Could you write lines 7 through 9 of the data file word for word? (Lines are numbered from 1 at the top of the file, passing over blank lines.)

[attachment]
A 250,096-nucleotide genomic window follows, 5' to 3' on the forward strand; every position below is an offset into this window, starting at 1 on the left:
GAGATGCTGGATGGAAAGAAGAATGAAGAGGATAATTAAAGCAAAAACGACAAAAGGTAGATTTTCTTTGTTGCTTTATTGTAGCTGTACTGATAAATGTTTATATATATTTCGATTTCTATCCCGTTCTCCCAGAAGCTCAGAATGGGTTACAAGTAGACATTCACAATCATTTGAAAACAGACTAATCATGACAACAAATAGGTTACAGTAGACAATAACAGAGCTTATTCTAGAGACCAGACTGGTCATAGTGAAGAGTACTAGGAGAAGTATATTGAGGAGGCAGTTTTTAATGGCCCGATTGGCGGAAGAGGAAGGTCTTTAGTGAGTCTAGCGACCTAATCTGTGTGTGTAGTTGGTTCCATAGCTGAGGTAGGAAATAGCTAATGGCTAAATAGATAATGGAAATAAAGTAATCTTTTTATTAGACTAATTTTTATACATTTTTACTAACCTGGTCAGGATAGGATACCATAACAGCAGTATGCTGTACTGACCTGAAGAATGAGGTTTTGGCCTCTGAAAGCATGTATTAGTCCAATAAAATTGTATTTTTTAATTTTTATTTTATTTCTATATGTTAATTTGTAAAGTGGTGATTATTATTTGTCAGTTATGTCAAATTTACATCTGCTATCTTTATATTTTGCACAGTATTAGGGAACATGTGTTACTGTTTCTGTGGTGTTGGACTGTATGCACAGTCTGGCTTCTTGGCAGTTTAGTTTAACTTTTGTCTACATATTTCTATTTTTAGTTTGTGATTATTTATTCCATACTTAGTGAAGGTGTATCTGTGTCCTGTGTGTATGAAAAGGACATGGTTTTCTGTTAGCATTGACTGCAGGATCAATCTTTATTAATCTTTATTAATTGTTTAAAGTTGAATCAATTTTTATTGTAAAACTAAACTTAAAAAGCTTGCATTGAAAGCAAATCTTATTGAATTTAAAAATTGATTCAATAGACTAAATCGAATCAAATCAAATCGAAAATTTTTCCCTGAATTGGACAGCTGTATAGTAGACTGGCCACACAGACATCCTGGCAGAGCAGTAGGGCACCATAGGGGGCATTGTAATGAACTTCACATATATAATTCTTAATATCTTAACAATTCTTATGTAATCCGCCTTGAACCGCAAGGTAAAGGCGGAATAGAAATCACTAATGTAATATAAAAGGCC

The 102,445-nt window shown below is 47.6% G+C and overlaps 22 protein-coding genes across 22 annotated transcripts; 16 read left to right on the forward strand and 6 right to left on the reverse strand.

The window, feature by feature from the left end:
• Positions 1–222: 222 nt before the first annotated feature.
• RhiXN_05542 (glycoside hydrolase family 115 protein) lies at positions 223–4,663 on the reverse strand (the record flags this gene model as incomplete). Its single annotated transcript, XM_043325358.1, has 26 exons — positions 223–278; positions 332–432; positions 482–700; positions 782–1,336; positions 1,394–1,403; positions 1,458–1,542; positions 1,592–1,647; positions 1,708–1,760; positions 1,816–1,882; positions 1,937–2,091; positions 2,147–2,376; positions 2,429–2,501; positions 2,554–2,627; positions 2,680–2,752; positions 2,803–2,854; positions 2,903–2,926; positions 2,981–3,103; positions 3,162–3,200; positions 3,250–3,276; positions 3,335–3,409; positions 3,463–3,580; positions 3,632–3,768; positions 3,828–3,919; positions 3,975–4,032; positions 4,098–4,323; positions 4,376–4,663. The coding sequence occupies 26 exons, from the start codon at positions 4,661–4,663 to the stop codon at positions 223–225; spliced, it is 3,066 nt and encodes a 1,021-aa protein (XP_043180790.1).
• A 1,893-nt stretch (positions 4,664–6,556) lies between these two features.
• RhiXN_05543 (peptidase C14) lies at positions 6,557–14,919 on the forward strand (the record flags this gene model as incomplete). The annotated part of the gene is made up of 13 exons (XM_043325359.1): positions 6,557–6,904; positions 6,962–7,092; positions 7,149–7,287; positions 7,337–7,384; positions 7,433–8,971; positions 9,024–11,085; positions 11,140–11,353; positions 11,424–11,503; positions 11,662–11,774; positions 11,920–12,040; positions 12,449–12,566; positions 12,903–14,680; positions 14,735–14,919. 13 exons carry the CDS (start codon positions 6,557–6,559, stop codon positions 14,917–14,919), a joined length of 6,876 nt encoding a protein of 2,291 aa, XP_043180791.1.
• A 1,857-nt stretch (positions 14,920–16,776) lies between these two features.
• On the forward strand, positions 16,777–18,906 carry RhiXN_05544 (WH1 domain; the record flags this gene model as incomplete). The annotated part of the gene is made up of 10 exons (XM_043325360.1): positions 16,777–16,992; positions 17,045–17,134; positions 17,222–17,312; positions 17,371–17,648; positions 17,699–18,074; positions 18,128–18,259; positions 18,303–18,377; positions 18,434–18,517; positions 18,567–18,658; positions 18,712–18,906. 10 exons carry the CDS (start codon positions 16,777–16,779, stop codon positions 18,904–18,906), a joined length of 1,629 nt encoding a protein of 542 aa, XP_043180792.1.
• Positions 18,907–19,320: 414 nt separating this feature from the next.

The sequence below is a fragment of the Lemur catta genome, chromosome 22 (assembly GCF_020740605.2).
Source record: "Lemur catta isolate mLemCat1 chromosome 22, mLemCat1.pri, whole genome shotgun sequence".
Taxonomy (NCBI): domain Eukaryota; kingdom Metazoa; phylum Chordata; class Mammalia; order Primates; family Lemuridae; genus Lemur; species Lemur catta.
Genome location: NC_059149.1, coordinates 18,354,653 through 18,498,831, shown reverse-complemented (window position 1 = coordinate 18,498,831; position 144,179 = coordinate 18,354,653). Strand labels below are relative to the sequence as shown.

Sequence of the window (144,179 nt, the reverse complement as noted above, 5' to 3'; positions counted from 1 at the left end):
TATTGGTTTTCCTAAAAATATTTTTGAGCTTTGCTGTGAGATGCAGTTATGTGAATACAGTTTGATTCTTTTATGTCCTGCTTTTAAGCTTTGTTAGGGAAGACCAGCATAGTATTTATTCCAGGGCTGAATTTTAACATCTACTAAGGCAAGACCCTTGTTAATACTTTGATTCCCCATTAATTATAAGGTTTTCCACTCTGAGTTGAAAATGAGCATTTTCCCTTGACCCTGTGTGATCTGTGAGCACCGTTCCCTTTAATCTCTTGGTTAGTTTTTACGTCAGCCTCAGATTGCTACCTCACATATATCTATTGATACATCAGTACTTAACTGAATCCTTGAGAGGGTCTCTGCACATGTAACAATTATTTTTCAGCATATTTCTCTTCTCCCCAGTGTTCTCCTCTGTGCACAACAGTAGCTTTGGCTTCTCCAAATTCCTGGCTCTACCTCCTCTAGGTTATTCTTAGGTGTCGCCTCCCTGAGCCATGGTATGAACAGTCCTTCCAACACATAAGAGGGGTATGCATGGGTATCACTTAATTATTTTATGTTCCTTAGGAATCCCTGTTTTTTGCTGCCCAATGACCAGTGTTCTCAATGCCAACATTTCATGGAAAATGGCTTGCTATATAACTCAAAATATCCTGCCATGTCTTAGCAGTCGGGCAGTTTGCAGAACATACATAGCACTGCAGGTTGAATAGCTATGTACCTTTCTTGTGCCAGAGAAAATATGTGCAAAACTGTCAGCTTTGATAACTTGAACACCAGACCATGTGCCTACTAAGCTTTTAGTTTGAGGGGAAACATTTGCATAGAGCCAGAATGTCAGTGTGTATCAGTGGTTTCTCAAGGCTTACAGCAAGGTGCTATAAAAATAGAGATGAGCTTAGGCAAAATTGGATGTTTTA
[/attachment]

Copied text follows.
• A 1,893-nt stretch (positions 4,664–6,556) lies between these two features.
• RhiXN_05543 (peptidase C14) lies at positions 6,557–14,919 on the forward strand (the record flags this gene model as incomplete). The annotated part of the gene is made up of 13 exons (XM_043325359.1): positions 6,557–6,904; positions 6,962–7,092; positions 7,149–7,287; positions 7,337–7,384; positions 7,433–8,971; positions 9,024–11,085; positions 11,140–11,353; positions 11,424–11,503; positions 11,662–11,774; positions 11,920–12,040; positions 12,449–12,566; positions 12,903–14,680; positions 14,735–14,919. 13 exons carry the CDS (start codon positions 6,557–6,559, stop codon positions 14,917–14,919), a joined length of 6,876 nt encoding a protein of 2,291 aa, XP_043180791.1.
• A 1,857-nt stretch (positions 14,920–16,776) lies between these two features.